7. The Hurt of One is the Hurt of All and the Honour of One is the Honour of All.
Since everything in our world is connected to everything else, how much more must we as human beings be connected to each other? The basic fact of our prior unity and oneness as a Human Family has always been known and understood by the wise, and often lost sight of and even opposed by the frightened and the foolish. Nevertheless, the reality is that what happens to some of us really does happen to all of us. This principle has profound implications for human and community development.
The point is this: we all live in a shared social environment. We have recently begun to learn that if we poison the air we breathe and the water we drink (i.e. the environmental commons), we are poisoning ourselves. Similarly, if we poison our relationships with other people who live in the same social world as we do (the social commons), then we and our children will sooner or later discover that we have poisoned our own lives.
The primary implications for community healing and development of the principle, "The hurt of one is the hurt of all and the honour of one is the honour of all," are fairly straight- forward:
a. Development for some at the expense of well-being for others is not sustainable (and will cause long-term harm to the community).
b. It is vital to foster a spirit of mutual respect and cooperation, such that improvements and accomplishments in the lives of some people are seen to be an achievement for the whole community.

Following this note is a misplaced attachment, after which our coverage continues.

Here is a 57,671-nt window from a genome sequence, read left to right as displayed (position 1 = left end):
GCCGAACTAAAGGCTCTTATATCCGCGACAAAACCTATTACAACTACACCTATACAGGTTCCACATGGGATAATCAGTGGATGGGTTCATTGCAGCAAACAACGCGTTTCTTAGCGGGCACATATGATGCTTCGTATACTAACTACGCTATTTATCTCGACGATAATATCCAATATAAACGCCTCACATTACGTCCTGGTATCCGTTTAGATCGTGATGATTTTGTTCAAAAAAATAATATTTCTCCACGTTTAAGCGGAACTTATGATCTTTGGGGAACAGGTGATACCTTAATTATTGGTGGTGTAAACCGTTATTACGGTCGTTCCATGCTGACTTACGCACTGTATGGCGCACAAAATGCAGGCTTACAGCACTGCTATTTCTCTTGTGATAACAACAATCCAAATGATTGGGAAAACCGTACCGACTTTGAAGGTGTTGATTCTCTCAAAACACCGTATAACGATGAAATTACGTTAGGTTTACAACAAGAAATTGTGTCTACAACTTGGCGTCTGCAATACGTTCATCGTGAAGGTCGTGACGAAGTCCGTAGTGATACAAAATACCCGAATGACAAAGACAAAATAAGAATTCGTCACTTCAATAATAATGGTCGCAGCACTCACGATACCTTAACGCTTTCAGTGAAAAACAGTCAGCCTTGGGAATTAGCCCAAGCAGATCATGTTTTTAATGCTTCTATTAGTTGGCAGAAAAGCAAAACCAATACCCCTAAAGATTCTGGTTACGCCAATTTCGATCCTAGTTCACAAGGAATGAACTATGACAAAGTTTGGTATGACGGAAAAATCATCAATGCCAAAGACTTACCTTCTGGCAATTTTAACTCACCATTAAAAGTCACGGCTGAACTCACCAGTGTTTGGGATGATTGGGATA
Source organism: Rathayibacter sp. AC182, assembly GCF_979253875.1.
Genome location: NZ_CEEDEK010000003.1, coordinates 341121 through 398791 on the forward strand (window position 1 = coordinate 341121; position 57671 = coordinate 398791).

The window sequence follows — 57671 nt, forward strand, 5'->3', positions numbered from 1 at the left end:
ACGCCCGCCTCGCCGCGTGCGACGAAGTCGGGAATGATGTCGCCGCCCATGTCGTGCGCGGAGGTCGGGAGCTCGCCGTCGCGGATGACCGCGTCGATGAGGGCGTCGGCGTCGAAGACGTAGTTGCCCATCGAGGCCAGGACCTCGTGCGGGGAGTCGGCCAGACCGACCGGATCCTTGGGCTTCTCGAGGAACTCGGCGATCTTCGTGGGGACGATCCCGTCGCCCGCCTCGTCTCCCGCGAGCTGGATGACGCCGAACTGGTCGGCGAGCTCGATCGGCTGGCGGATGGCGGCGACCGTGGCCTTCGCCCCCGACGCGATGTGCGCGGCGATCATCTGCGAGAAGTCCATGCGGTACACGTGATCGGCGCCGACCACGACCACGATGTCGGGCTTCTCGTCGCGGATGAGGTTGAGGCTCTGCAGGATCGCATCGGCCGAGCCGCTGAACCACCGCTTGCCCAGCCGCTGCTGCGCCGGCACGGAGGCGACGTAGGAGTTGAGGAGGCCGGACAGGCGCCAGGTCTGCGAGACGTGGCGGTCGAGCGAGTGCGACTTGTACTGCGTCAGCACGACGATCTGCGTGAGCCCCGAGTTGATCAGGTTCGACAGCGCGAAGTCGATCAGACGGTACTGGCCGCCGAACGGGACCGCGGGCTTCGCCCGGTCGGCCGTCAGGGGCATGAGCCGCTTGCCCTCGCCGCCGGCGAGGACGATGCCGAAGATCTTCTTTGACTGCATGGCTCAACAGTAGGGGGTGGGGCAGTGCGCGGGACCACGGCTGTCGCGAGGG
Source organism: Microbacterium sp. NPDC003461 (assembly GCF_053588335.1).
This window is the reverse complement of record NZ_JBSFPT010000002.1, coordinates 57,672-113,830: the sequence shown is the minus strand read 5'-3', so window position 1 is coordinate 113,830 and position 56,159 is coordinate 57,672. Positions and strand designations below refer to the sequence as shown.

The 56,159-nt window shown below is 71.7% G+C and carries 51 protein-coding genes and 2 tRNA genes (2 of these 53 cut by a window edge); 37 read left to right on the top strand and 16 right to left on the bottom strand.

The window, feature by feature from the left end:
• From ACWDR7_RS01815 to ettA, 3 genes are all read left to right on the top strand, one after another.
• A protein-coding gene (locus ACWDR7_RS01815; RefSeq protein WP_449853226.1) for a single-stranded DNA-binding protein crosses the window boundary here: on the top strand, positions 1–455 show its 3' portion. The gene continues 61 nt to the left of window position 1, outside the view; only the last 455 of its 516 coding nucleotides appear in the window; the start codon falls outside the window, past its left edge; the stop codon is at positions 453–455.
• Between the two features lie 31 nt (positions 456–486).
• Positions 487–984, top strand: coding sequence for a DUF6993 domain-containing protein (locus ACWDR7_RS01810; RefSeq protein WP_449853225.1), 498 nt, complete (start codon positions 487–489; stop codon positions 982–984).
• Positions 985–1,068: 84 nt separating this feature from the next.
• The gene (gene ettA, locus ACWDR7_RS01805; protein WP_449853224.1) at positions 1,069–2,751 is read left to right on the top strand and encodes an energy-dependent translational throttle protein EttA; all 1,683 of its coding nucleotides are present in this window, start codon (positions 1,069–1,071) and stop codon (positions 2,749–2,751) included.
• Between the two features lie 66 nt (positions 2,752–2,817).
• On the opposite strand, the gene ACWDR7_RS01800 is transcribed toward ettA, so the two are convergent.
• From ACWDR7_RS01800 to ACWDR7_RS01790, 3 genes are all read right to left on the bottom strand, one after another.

c. Similarly, it is essential that the community believes (and acts upon the belief) that the misfortune of anyone is the business of everyone.
This principle directly challenges the popular dominant cultural doctrine that every individual is responsible only for him or herself, that the community bears no responsibility for the well-being of its members, and that individual prosperity is born of individual effort and merit alone. We now know that the doctrines of individualism and materialism are dangerously blind to the consequences of ignoring our fundamental inter-connectedness as human beings. In the process of creating sustainable human community, these doctrines (along with all types of racism and religious intolerance) are a virulent ideological contagion. They are death to sustainable human well-being and prosperity.
What we think about expands in our lives. If we espouse separateness, we create it. For this reason, increasing the community's capacity to see itself as inter-connected -- as one -- is a very powerful strategy for generating sustained cooperative action. Because we live in a world of competing dreams and ideologies, it is vital to nurture and deepen the community's ability to be animated by the vision of our common oneness and our mutual responsibility to serve and protect one another.
8. No Unity, No Development
Unity means oneness. Without unity the common oneness that makes (seemingly) separate human beings into community is impossible. Without a doubt, disunity is the primary disease of community.